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Man, you rock. I love how you articulate the value of the unsaid. 'Nough said.
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From:spectralbovine
Date:June 11th, 2009 08:03 pm (UTC)
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I'm always impressed by that because it's a tricky thing to do right. When I write, I try to do it but I end up living in my head and leaving too much unsaid so what I'm trying to get across doesn't get across. But it's a great experience for a reader or viewer to be able to fill in the blanks; it makes us responsible for the story and puts us in it, in a way. I guess.
From:dotificus
Date:June 11th, 2009 10:10 pm (UTC)
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I agree that TGB is a richer, deeper work than Coraline-- I think in part because Coraline is about a young girl finding her inner strength, whereas The Graveyard Book is a coming of age novel.

I was halfway through the book when I realized that nothing had really happened for 150 pages.

Huh! I thought plenty of cool stuff happened. But maybe I have a lower standard for what constitutes action? Or do you mean nothing had happened, Big-Overarching-Plot wise?

There is one chapter that has one of the most creepily beautiful sequences I've ever read.

do you mean the Dance Macabray chapter? If so, that was one of my favorites.

until it becomes kind of anticlimactic in typical Gaiman fashion Could you elaborate? Or should I go through your NG tag and read your earlier reviews?
[User Picture]
From:spectralbovine
Date:June 11th, 2009 10:27 pm (UTC)
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Huh! I thought plenty of cool stuff happened. But maybe I have a lower standard for what constitutes action? Or do you mean nothing had happened, Big-Overarching-Plot wise?
The latter.

do you mean the Dance Macabray chapter? If so, that was one of my favorites.
Yep.

Could you elaborate? Or should I go through your NG tag and read your earlier reviews?
You could do that too! But I find that Gaiman doesn't usually go for the big bombastic climaxes I expect from such stories. He does great with the build, but the payoff isn't as huge as expected. It's like EVERYTHING'S EXPLODING EVERYWHERE HOW WILL WE STOP THIS...and then someone just flips a switch and everything's okay or something. For this book, what I am referring to is the reason Bod was a target in the first place, which, while perfectly sensical, was kind of lame and unoriginal. I always expect something more awesome than I get. Except in American Gods, where the anticlimax was perfect.
From:dotificus
Date:June 12th, 2009 02:23 am (UTC)
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"nothing had happened, Big-Overarching-Plot wise?
The latter."

So once you realized that, did it bother you at all? do you have a taste for episodic stories? Have you read The Jungle Book, which NG had loosely in mind when he wrote this? Will this comment of mine consist entirely of questions?

I ask because I've always loved episodic stories-- big fan of Edward Eager when I was a child, and The Voyage of the Dawn Treader was my fave Narnia book. But nowsadays, episodic is very out of fashion.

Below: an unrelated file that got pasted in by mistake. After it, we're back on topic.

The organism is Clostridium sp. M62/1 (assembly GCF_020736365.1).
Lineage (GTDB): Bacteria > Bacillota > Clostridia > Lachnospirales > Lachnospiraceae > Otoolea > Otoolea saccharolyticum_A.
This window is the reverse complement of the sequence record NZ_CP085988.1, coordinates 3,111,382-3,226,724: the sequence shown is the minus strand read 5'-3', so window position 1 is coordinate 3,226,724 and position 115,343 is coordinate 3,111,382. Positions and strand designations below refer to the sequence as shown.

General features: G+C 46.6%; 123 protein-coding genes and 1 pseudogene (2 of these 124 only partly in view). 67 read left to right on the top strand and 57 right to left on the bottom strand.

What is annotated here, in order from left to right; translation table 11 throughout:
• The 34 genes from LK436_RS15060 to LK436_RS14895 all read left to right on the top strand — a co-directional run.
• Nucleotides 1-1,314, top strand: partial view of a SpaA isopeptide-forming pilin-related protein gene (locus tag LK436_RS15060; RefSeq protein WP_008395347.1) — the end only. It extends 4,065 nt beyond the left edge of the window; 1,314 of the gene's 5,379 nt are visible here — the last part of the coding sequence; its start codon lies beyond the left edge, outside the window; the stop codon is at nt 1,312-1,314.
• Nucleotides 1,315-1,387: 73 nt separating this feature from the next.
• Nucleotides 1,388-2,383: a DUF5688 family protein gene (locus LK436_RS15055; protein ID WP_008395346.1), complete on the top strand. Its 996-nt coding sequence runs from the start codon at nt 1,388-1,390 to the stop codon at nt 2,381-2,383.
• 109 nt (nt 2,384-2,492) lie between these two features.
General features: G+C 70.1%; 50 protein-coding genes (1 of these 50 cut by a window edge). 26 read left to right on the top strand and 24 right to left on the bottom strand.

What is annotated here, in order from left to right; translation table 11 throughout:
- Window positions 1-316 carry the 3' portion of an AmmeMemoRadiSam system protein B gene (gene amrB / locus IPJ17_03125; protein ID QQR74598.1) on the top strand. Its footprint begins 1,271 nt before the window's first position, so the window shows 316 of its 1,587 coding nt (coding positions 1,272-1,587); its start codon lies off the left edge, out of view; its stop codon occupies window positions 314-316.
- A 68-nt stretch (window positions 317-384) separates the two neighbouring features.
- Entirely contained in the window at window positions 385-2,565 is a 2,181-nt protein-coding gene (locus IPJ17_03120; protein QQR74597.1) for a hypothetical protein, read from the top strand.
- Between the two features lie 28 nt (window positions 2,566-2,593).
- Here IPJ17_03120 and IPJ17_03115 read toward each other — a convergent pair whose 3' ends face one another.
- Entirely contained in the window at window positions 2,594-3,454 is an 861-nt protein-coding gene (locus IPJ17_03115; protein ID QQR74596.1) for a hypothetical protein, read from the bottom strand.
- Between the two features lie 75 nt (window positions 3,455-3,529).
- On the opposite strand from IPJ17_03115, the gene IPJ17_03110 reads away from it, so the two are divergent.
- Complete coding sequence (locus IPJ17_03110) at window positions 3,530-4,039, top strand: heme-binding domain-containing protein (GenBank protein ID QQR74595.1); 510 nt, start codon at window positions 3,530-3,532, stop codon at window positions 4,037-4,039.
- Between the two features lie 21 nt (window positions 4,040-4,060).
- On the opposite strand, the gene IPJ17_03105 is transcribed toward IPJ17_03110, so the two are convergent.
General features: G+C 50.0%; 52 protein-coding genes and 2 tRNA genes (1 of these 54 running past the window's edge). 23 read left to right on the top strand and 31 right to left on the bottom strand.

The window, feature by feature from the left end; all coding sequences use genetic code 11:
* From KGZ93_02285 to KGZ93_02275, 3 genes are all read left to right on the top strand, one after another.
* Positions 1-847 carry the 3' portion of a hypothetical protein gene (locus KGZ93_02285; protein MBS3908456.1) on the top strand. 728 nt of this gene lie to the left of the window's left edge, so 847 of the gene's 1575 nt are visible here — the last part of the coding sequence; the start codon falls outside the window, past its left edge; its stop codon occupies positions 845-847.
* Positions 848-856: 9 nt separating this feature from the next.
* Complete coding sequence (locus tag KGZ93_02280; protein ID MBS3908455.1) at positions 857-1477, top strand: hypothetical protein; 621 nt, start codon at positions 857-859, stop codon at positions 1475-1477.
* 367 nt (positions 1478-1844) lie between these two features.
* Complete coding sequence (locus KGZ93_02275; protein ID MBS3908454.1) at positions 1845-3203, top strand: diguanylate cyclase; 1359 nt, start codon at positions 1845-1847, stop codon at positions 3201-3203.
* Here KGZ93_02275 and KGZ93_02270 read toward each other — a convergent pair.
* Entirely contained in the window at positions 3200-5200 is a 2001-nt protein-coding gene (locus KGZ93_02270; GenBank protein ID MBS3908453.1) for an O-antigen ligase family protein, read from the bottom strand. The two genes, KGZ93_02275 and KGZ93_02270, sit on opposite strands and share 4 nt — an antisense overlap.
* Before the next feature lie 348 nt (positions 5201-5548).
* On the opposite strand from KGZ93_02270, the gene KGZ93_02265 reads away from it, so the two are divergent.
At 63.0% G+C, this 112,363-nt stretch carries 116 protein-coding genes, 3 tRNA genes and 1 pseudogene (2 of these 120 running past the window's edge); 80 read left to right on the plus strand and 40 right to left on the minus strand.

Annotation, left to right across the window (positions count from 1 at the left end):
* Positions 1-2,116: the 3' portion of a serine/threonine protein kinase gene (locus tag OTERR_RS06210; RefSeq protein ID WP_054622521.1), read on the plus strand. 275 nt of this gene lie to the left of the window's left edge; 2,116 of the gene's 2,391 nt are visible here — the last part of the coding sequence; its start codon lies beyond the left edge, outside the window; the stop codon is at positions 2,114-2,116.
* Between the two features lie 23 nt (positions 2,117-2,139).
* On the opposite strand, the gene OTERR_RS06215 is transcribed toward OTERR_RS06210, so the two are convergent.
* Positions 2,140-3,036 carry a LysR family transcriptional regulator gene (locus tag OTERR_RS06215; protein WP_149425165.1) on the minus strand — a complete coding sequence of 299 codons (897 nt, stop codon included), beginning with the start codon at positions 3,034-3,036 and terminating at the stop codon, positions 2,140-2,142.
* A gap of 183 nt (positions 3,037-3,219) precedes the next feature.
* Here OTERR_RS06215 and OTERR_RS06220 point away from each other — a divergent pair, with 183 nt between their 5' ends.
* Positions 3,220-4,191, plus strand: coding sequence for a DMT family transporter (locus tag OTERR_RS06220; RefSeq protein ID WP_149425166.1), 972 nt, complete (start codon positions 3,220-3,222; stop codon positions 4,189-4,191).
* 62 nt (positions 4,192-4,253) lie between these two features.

It's like EVERYTHING'S EXPLODING EVERYWHERE HOW WILL WE STOP THIS...and then someone just flips a switch and everything's okay

So interesting! And insightful. I'd never noticed this, but think you're exactly right. Except I don't know about American Gods, because I disliked it and didn't finish it.

Thanks, you've given me food for thought re: my own work.
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From:spectralbovine
Date:June 12th, 2009 03:29 am (UTC)
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So once you realized that, did it bother you at all?
Not really, because I was enjoying it for what it was and I liked the characters and setting, and I trusted Gaiman to give me give me a Book by the end instead of just a collection of stories.

do you have a taste for episodic stories?
Maybe if that's what I'm expecting?

Have you read The Jungle Book, which NG had loosely in mind when he wrote this?
I haven't, but I want to now.

Will this comment of mine consist entirely of questions?
Quite possibly.

I ask because I've always loved episodic stories-- big fan of Edward Eager when I was a child, and The Voyage of the Dawn Treader was my fave Narnia book.
I love Edward Eager!! Half-Magic was awesome.

So interesting! And insightful. I'd never noticed this, but think you're exactly right.
So it's not just me!

Except I don't know about American Gods, because I disliked it and didn't finish it.
Oooh, here's the thing about American Gods: it takes 400 pages to get really good, but the last 200 pages make the first 400 retroactively more awesome. Why did you dislike it? If you disliked it because you didn't think it was going anywhere...you're wrong.
From:dotificus
Date:June 13th, 2009 12:57 am (UTC)

Why did you dislike it?

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It's been a while, but I remember thinking he was focussing on very fringe elements in America and depicting them as the essential USA. Like yeah, roadside stands are Americana, but they're a freaky teeny slice of America Pie. Also, I disliked his rendering of some of the gods, thinking "Odin would never do THAT. That is so not the All Father!"

(Deleted comment)
[User Picture]
From:toastandtea
Date:June 12th, 2009 02:13 am (UTC)
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Well now i've gotta read The Graveyard Book. I had been interested in it (duh, Gaiman!) but hadn't seen enough recommendations to really feel motivated to pick it up. You sold me though.
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From:spectralbovine
Date:June 12th, 2009 02:18 am (UTC)
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Yes!! Man, I love selling people.
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From:punzerel
Date:June 12th, 2009 01:49 pm (UTC)
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I loved The Graveyard Book. Definitely liked it better than Coraline, too. That may also have had something to do with the characters in TGB, though, rather than the plot.

Up was so amazing. I want a movie about Ellie's adventures.

(edit: YAY FOR HALF-MAGIC!!)


Edited at 2009-06-12 01:49 pm (UTC)
[User Picture]
From:maidofawesome
Date:June 12th, 2009 10:11 pm (UTC)
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I can't think of anything exciting to say, but I loved TGB. I have yet to read anything by Gaiman that I DIDN'T love, though.